Mikayla’s Voice

By Nancy Moffett

Inspiring kids of all abilities to share the message of inclusion…

Mikayla Resh was five days old when doctors told her parents, Kimberly and Michael Resh, that she had severe, permanent brain damage. Mikayla is now 18 and the inspiration for Mikayla’s Voice, an organization whose purpose is to promote inclusion for children with disabilities.

Our society has come a long way since the 1950s when my cousin, who had spina bifida, was not allowed to attend school. He was tutored at home with little chance to interact with other kids. Kids said they were afraid of him because he used a wheelchair and crutches. They never got to know him as I did. Better understanding and school policy changes have made inclusion more widespread, but there is still more to be done.

That’s where Mikayla’s Voice comes in. Through assemblies for elementary schools, visits to colleges to talk to future teachers to events like “Tri for Inclusion,” the organization spreads the word about inclusion and, more importantly, gets kids involved. Its mission is to “educate, empower and inspire kids about inclusion.” Mikayla’s Voice encourages everyone to believe that diversity builds understanding, compassion and acceptance, making us better human beings.

“We looked at Mikayla’s life and wanted to give back. She had the best doctors, therapists and teachers; and the most important component of her life was the inclusion she experienced,” says Kimberly Resh, director of the organization. “We wanted to start a non-profit aimed at kids with multiple disabilities, to make sure that no one is left out.”

When Mikayla was in third grade, her classmates wrote and illustrated “Our Friend Mikayla,” first published in 2006 and since been read across the country. The book is used by teachers and parents to help kids lose their fear or intimidation when they meet a disabled child. A second book, “High Fives and a Big Heart,” was written and illustrated by fourth graders and addresses having a friend with a disability. “The message the kids wanted to get across is that ‘all kids are different… so kids with disabilities are no different than us’,” says Resh. The success of these projects was the inspiration for founding Mikayla’s Voice, she explains.

Other products have been developed to help kids remember the essence of inclusion: pendants, keychains, Incluzion Bandz (in the shape of a clover or ladybug) and ladybug pins and pendants. “We chose the ladybug as the symbol of Mikayla’s Voice because it – like Mikayla – never speaks, and it’s the only bug most people aren’t afraid of,” Resh explains. The ladybug has one yellow spot among its black spots. “Our ladybug may be different, but she is just as beautiful as any other,” Resh points out.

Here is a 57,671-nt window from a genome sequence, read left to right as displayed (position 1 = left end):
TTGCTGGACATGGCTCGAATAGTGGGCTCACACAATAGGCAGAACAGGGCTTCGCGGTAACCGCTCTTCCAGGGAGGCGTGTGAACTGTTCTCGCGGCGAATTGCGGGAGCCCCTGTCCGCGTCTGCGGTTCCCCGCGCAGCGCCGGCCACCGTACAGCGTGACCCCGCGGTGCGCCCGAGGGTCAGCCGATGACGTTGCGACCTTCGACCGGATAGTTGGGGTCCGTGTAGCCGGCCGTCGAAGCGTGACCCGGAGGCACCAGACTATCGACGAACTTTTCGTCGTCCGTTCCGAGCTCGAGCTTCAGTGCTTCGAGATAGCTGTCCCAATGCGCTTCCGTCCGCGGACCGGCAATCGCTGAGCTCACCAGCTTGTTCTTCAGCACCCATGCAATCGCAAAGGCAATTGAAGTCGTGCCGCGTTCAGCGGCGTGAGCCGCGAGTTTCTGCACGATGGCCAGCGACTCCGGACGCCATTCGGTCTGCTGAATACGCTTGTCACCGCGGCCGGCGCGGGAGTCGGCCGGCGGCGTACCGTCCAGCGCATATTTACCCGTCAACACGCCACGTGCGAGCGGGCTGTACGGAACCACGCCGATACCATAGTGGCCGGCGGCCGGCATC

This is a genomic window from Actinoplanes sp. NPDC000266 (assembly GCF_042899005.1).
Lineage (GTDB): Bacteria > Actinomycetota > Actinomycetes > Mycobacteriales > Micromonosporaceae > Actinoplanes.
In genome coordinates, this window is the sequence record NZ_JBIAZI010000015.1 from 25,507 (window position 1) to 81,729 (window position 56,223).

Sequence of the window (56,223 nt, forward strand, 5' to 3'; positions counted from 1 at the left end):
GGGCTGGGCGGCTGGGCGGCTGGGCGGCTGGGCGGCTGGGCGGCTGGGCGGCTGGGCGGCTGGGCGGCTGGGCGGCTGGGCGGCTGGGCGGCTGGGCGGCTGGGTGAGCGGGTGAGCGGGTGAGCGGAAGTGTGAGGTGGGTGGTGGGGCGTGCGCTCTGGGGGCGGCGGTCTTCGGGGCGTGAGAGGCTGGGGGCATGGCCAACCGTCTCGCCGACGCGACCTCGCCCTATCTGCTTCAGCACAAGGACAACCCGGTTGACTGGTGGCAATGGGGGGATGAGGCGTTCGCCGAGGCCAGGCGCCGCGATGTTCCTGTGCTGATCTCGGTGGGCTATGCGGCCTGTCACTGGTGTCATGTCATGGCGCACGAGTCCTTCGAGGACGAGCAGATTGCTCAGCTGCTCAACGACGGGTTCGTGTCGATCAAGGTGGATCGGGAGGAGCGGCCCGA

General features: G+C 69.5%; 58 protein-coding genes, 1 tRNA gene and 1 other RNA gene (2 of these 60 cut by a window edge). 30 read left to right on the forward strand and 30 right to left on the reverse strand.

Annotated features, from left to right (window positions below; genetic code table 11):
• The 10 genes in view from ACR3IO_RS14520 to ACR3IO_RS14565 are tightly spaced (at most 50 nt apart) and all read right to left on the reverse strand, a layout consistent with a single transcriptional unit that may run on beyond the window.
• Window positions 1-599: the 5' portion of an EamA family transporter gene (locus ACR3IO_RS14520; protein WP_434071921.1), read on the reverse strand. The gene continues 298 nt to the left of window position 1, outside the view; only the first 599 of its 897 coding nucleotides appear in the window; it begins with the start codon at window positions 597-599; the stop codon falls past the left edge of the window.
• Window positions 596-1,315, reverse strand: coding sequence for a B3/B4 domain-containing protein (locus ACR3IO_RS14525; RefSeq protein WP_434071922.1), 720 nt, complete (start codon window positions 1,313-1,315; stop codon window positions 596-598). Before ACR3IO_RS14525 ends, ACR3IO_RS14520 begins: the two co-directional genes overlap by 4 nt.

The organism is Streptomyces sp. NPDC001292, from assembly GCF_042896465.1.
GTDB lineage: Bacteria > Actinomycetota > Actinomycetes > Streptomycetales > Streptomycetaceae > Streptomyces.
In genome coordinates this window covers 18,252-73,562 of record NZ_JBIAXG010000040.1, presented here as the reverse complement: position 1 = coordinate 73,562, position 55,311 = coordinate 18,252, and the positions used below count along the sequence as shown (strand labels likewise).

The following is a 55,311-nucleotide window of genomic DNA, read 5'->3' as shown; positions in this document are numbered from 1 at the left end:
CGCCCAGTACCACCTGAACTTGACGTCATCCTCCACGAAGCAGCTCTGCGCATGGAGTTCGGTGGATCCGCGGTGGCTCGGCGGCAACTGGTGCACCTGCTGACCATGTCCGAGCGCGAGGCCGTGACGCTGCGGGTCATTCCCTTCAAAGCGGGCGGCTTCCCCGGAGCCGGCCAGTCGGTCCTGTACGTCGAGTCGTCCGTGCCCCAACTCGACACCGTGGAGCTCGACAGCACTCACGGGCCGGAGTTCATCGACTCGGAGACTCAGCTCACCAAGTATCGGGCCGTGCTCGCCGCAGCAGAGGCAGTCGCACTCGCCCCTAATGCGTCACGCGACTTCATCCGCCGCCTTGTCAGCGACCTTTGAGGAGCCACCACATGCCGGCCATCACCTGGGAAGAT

Mikayla’s Voice has more than 100 volunteers, a board of directors and a junior board of directors made up of middle and high school kids.

“Kids know best how to reach other kids,” Resh says, citing the example of the Alex’s Lemonade Stand Foundation that grew from cancer patient Alexandra Scott’s desire to raise money to find a cure for children with cancer.

In addition to educational outreach, events are another way to experience inclusion. What better way to show kids what it means than through a fun activity? “Wheels of Friendship” was developed in art classes at Nazareth Middle School to allow Mikayla and her classmates to paint large canvases using the wheels of her wheelchair. A grant from Crayola enabled Mikayla’s Voice to work with two more children with disabilities and their classes to make paintings using wheelchairs and the paws and tail of a service dog. The paintings will be on display at the Banana Factory from January to March of 2014.

On June 29, 2013, Mikayla’s Voice held its first “Tri for Inclusion” triathlon at Parkland High School. More than 140 participants swam 100 yards, biked three miles and ran 0.625 miles. “We had 34 athletes without disabilities,” Resh says, “and 31 relay teams that included a child with a disability.” Mikayla’s sister, Lauren, pushed her in the run portion, while three other kids helped her complete the swim and bike portions. Resh was inspired to organize the event by brothers Conner and Cayden Long from Whitehouse, Tennessee. Conner has helped Cayden, who has spastic cerebral palsy and can’t walk or talk, compete in more than 14 triathlons. Resh was thrilled when the Long boys agreed to serve as race ambassadors and compete in the event.

“It was awesome,” Resh says. Among the event’s sponsors were IronPigs Charities, Just Born and the Cetronia Ambulance Corps. The event’s motto is: “It doesn’t matter where you finish as long as you cross together.” Resh says, “Their [the participants’] efforts show our entire community that there is always a way to include everyone in everything.” Next year’s Tri for Inclusion will be held on June 28, 2014.

As for Resh, she is amazed what Mikayla’s Voice has accomplished in three years. “We are honored and privileged to teach life’s important lessons about love and friendship through children like Mikayla. Our world is richer because of them.”

For more information about Mikayla’s voice visit mikaylasvoice.org.

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